Friday, September 22, 2017

FMCSA tells carrier in bus crash to halt U.S. operations

Wednesday, January 9, 2013
Emergency personnel respond to the scene of the Mi Joo Tour & Travel bus at Pendleton, Ore., Dec. 30, 2012. The charter on the snow- and ice-covered lanes of Interstate 84, killing nine and injuring 38. (Associated Press: TIM TRAINOR/East Oregonian)
Emergency personnel respond to the scene of the Mi Joo Tour & Travel bus at Pendleton, Ore., Dec. 30, 2012. The charter on the snow- and ice-covered lanes of Interstate 84, killing nine and injuring 38. (Associated Press: TIM TRAINOR/East Oregonian)

WASHINGTON   — The Federal Motor Carrier Safety Administration late Tuesday evoked a Canadian travel company's authority to provide passenger service in the United States after determining a driver was not properly rested when his bus crashed on an Oregon highway last month, killing nine passengers and injuring 38. Most of the passengers on the bus were Korean.

The imminent hazard operations out-of-service order claims that Mi Joo Tour & Travel, based in Vancouver, British Columbia, fails to take basic measures to ensure its drivers are properly rested and routinely dispatches drivers without regard to hours of service requirements.

The driver in the Oregon crash, Haeng Kyu Hwang of Vancouver, British Columbia, had been on duty for 92 hours in the eight-day stretch before the tragedy, exceeding the 70-hour federal limit, according to the findings of a Federal Motor Carrier Safety Administration investigation.

The agency also said it suspended the company's authority to operate for two months early last year because the firm didn't pay a fine for failing to meet U.S. requirements for drug and alcohol testing.

The day after the crash, the FMCSA website showed that the carrier has not been involved in any accidents the past two years.

The FMCSA information shows the carrier has six buses and two drivers and traveled 26,644 in 2011 in both Canada and the U.S.

According to the Portland Oregonian, federal officials said the company provided only occasional charter bus service and never provided general passenger services with fixed schedules within the U.S.

Because of a limited number of inspections conducted in the United States, the carrier has no CSA BASIC scores.

The company has had seven driver inspections with one out-of-service violation on June 29, 2012, for no driver's record of duty status.

Over the weekend, however, CNN reported that it had obtained additional documents, which were not publicly available, that showed Mi Joo Tour & Travel had been "cited for 11 violations in 2010 and eight violations in 2011." Among those violations were failures to implement drug- and alcohol-testing programs, investigate drivers' backgrounds and perform safety inspections.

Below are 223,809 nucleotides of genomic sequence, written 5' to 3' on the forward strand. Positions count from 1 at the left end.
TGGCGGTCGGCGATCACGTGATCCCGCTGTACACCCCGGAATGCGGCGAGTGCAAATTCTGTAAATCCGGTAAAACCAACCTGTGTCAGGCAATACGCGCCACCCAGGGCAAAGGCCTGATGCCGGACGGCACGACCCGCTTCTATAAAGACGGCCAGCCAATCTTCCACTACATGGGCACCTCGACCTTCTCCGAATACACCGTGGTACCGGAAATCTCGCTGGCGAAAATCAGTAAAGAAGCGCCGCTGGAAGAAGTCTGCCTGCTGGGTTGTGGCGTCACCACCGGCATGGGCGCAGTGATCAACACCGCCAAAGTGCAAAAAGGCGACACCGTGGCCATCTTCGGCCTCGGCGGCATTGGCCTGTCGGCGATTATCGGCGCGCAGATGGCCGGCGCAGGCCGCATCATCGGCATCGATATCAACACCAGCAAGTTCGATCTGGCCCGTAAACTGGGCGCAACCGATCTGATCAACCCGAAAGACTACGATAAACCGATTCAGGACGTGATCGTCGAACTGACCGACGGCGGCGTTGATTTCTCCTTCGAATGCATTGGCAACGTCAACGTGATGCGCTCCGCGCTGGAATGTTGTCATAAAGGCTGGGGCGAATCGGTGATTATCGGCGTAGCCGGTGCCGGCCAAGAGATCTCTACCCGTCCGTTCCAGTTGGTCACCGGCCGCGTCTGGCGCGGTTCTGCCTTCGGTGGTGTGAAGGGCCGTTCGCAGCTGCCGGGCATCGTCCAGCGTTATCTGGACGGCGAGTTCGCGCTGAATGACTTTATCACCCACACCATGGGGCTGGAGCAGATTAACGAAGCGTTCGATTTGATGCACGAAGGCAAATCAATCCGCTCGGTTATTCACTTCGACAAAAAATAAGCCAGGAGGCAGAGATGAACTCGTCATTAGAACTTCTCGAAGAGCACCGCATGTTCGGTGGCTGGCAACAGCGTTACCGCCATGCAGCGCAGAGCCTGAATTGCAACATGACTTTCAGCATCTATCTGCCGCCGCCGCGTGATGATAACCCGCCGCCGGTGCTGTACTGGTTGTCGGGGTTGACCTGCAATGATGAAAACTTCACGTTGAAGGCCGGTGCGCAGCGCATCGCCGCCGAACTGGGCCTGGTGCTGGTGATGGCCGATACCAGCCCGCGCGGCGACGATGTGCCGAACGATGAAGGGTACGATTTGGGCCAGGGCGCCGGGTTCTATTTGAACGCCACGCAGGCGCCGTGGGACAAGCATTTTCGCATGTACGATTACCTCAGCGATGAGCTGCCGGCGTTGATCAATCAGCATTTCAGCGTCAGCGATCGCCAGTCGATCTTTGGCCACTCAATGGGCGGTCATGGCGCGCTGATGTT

Edward Kang, the owner of Mi Joo Tour & Travel, said in an email late Tuesday that the company is fully cooperating with the investigation. He declined to answer questions pertaining to the Transportation Department's order.

"Unfortunately, I cannot tell you anymore," he wrote.

The Oregon State Police and National Transportation Safety Board have yet to say what caused the Dec. 30 crash on Interstate 84 east of Pendleton.

The crash, Oregon's deadliest since 1971, occurred near a spot called Deadman Pass, at the top of a steep, seven-mile (11-kilometer) descent from the Blue Mountains. A truck had applied sand to the icy road a few hours before the crash and was behind the bus making another run when the vehicle driven by Hwang plowed through a guardrail and 200 feet (60 meters) down an embankment.

The posted speed limit is 65 mph (105 kph) for cars and 55 mph (88.5 kph) for trucks and buses. Police have not said how fast the bus was traveling or if driver fatigue was an issue.

The agency's order, signed by regional field administrator William Paden, states that an unannounced investigation began a few days after the crash and found "a management philosophy indifferent to motor carrier safety." It said the company does not monitor its drivers' hours of service or require them to submit records of duty status.

Other problems include neglecting to properly maintain driver-qualification requirements and vehicle-maintenance records, as well as a failure to require drivers to prepare driver-inspection reports.

"The ongoing compliance review and investigation has discovered a deterioration in your safety management controls and widespread safety violations that demonstrate a continuing and flagrant general disregard for compliance," the document states.

Associated Press sources contributed to this article.

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